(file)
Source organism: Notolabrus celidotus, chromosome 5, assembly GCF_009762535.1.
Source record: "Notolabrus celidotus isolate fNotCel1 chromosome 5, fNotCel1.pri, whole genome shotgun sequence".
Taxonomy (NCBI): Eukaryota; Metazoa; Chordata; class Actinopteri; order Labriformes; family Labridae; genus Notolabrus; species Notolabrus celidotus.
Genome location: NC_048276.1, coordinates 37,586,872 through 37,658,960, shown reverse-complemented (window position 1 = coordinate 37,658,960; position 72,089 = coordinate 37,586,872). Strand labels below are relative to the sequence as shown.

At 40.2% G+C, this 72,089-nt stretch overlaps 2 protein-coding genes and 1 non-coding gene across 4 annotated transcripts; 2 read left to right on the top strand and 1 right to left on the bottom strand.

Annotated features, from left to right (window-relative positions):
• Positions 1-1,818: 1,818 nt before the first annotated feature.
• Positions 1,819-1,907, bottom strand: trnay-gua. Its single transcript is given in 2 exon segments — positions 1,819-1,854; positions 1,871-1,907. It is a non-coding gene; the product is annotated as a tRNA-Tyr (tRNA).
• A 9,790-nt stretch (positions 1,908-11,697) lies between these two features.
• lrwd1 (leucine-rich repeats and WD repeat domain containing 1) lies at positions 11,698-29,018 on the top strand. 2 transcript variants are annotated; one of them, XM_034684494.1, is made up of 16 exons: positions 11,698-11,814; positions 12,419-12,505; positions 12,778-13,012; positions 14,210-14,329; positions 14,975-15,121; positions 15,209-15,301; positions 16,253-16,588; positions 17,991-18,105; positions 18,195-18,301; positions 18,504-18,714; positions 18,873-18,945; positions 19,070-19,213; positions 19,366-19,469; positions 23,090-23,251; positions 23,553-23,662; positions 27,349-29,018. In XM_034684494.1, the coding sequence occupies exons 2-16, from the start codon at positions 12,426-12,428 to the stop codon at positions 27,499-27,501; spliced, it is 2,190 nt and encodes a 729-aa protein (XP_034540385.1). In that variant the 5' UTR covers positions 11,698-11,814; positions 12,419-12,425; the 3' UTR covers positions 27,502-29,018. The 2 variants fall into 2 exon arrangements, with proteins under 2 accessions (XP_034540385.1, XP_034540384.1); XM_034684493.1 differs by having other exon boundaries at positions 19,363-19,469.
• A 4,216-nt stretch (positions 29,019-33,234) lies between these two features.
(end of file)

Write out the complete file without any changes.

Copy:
Source organism: Notolabrus celidotus, chromosome 5, assembly GCF_009762535.1.
Source record: "Notolabrus celidotus isolate fNotCel1 chromosome 5, fNotCel1.pri, whole genome shotgun sequence".
Taxonomy (NCBI): Eukaryota; Metazoa; Chordata; class Actinopteri; order Labriformes; family Labridae; genus Notolabrus; species Notolabrus celidotus.
Genome location: NC_048276.1, coordinates 37,586,872 through 37,658,960, shown reverse-complemented (window position 1 = coordinate 37,658,960; position 72,089 = coordinate 37,586,872). Strand labels below are relative to the sequence as shown.

At 40.2% G+C, this 72,089-nt stretch overlaps 2 protein-coding genes and 1 non-coding gene across 4 annotated transcripts; 2 read left to right on the top strand and 1 right to left on the bottom strand.

Annotated features, from left to right (window-relative positions):
• Positions 1-1,818: 1,818 nt before the first annotated feature.
• Positions 1,819-1,907, bottom strand: trnay-gua. Its single transcript is given in 2 exon segments — positions 1,819-1,854; positions 1,871-1,907. It is a non-coding gene; the product is annotated as a tRNA-Tyr (tRNA).
• A 9,790-nt stretch (positions 1,908-11,697) lies between these two features.
• lrwd1 (leucine-rich repeats and WD repeat domain containing 1) lies at positions 11,698-29,018 on the top strand. 2 transcript variants are annotated; one of them, XM_034684494.1, is made up of 16 exons: positions 11,698-11,814; positions 12,419-12,505; positions 12,778-13,012; positions 14,210-14,329; positions 14,975-15,121; positions 15,209-15,301; positions 16,253-16,588; positions 17,991-18,105; positions 18,195-18,301; positions 18,504-18,714; positions 18,873-18,945; positions 19,070-19,213; positions 19,366-19,469; positions 23,090-23,251; positions 23,553-23,662; positions 27,349-29,018. In XM_034684494.1, the coding sequence occupies exons 2-16, from the start codon at positions 12,426-12,428 to the stop codon at positions 27,499-27,501; spliced, it is 2,190 nt and encodes a 729-aa protein (XP_034540385.1). In that variant the 5' UTR covers positions 11,698-11,814; positions 12,419-12,425; the 3' UTR covers positions 27,502-29,018. The 2 variants fall into 2 exon arrangements, with proteins under 2 accessions (XP_034540385.1, XP_034540384.1); XM_034684493.1 differs by having other exon boundaries at positions 19,363-19,469.
• A 4,216-nt stretch (positions 29,019-33,234) lies between these two features.